Some Comfort, Apparently

  • “The Scriptures tell us to redeem the time (see Ephesians 5:15-16). Time and life go hand in hand. Both are very precious. Often when I’m driving my car I’m tempted to put on some music that makes me feel good. Some secular music can do that. Instead, I tell Siri to pull up the Psalms on YouTube, and I listen to God‘s Word instead. That does more than make me feel good. It taps me into the eternal, and redeems precious time. (Ray Comfort)”

Ray is an apologist who sometimes goes on a street corner and tries to convert people he meets. In this case, he interestingly talks about listening to something that “does more than make me feel good. It taps me into the eternal.” Unfortunately, there is no such animal. Feeling contact with the numinous is very real, in that you are experiencing something, but it is a trick the mind is playing on itself by reaching out and finding itself, not contacting a divine Other. If we play a favorite gospel song over and over we note that it goes from presencing numinously to presencing irritatingly merely through repetition. This led Nietzsche to conclude we killed God. Something similar happens in boredom when we experience boringness as a trait of the book like plot, setting, theme, and characters, even though we know the next person need not experience it as boring. The Greek poet Homer expressed this when he said the gods don’t appear to everyone in their fullness (enargeis). And so, the mansion may be presencing beautifully to me, but gaudy to the next person. The mind actively reaches out in this way, and so if I hear a living thing at my feet only to look down and see it is rustling dead leaves in the wind, we see that this mis-taking shows our everyday relation to the world is the mind taking-as and reaching out and finding itself. Ek-static or being outside of oneself was a common Greek word: ekstatikon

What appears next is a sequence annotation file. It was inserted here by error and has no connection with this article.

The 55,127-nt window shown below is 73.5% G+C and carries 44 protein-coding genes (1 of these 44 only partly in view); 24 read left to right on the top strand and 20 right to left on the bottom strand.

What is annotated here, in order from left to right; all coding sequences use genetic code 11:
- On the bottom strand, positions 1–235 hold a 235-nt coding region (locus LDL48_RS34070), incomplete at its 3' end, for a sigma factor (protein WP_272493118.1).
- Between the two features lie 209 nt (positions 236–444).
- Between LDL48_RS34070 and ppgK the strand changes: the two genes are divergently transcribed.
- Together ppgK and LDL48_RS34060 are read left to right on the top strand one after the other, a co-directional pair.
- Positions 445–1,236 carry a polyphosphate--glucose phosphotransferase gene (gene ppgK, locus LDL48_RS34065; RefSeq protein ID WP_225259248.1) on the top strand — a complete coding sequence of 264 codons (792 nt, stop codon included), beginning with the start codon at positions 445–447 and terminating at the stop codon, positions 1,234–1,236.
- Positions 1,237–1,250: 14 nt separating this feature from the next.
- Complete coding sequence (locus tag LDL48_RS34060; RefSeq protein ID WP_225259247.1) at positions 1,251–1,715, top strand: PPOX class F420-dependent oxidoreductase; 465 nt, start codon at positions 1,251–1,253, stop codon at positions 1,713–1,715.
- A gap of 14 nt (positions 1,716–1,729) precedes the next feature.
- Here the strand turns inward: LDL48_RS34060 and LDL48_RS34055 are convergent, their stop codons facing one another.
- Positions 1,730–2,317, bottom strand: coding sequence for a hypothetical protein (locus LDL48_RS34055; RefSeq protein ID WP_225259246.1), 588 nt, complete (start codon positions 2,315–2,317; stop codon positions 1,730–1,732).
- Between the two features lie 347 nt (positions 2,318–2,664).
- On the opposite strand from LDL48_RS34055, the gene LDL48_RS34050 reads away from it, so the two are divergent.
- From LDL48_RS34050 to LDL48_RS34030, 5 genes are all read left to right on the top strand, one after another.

Still, good for Ray for finding something that redeems his precious time!